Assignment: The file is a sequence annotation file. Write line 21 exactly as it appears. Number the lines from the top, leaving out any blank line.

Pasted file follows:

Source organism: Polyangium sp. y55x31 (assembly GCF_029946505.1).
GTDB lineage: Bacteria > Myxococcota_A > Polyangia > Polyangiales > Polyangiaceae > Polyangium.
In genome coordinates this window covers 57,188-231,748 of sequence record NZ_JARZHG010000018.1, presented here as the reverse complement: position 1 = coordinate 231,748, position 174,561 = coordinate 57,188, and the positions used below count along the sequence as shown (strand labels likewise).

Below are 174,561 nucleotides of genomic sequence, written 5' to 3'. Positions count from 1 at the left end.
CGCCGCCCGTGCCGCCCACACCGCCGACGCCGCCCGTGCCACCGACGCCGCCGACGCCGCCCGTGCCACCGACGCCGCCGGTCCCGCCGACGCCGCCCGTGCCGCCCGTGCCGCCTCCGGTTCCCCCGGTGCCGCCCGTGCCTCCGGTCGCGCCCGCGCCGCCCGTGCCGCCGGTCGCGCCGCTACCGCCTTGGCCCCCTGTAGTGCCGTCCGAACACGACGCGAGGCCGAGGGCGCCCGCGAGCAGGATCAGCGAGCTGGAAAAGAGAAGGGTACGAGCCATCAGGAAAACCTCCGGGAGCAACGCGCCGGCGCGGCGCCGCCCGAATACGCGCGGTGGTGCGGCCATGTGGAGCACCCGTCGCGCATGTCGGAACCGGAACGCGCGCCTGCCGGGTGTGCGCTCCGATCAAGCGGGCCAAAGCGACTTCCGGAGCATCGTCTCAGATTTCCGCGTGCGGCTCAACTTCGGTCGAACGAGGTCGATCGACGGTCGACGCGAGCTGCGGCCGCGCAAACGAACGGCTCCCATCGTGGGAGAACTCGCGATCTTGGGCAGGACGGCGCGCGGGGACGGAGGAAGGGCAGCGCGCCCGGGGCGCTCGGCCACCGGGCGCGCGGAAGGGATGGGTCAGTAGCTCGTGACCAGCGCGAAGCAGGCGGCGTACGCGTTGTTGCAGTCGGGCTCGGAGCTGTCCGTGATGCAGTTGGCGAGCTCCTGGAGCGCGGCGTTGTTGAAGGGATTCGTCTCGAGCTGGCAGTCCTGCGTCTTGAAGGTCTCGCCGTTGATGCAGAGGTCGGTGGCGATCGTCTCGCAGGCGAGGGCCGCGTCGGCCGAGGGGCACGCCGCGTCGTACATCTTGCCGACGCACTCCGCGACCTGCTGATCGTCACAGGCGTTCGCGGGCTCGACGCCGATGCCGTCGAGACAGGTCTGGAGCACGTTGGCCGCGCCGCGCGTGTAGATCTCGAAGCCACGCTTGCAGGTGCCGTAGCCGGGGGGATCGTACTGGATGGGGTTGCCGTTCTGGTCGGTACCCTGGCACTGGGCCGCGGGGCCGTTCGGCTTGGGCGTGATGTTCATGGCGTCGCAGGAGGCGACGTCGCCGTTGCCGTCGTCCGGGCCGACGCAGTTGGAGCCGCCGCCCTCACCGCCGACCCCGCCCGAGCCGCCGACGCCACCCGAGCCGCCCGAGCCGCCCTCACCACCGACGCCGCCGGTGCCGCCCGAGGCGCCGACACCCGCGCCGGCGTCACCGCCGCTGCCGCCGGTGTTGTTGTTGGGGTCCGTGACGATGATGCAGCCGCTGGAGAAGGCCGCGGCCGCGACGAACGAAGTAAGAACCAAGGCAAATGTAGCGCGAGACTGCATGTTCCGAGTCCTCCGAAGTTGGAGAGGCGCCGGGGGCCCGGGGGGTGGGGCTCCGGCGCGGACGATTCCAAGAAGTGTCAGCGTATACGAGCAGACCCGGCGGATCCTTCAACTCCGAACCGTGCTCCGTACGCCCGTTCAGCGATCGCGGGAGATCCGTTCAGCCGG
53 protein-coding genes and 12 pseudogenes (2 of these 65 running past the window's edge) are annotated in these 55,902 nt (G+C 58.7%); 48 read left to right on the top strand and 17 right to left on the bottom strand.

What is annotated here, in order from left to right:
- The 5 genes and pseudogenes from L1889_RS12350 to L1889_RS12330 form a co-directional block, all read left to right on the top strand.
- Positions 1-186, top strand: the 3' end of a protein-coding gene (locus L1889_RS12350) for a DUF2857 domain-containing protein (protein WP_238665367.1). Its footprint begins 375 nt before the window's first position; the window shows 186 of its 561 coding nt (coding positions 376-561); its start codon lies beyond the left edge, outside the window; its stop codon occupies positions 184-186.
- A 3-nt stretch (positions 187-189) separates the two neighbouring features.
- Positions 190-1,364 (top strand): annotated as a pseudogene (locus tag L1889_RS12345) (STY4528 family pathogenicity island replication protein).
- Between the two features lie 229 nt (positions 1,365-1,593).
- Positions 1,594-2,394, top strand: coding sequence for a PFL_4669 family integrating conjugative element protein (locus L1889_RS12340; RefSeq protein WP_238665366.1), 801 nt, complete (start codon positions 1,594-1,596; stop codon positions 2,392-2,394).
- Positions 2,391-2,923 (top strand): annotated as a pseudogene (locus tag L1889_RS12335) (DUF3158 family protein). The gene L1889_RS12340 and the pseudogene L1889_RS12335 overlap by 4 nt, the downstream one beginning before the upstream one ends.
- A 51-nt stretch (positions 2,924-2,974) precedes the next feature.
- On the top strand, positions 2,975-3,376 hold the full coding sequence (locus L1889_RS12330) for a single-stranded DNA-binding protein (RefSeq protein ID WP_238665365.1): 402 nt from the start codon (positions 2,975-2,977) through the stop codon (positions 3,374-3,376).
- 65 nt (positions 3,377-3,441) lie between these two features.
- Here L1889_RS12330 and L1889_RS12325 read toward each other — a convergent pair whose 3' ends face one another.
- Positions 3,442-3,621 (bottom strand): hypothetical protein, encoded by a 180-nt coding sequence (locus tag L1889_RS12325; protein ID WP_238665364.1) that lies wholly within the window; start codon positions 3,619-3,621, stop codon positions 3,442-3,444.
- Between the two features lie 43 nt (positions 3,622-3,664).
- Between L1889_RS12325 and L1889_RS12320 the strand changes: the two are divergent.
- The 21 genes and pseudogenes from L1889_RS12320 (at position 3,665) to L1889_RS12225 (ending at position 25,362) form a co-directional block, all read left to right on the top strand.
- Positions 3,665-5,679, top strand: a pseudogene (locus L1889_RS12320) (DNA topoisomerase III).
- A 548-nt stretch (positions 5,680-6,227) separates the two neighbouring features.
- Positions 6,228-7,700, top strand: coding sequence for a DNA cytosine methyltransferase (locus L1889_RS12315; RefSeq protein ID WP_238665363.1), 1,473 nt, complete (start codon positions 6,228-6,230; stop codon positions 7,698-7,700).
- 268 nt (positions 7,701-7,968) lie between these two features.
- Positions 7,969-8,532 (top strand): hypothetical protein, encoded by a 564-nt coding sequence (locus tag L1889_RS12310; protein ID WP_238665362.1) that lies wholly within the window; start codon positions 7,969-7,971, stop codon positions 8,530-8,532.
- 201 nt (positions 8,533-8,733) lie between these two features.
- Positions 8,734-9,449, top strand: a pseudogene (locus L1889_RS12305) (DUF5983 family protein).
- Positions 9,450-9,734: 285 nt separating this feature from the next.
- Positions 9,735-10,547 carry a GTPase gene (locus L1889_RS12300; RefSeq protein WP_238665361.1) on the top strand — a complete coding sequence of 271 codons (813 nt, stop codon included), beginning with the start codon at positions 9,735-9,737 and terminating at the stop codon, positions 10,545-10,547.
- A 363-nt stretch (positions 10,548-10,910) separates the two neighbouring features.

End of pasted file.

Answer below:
- Between L1889_RS12325 and L1889_RS12320 the strand changes: the two are divergent.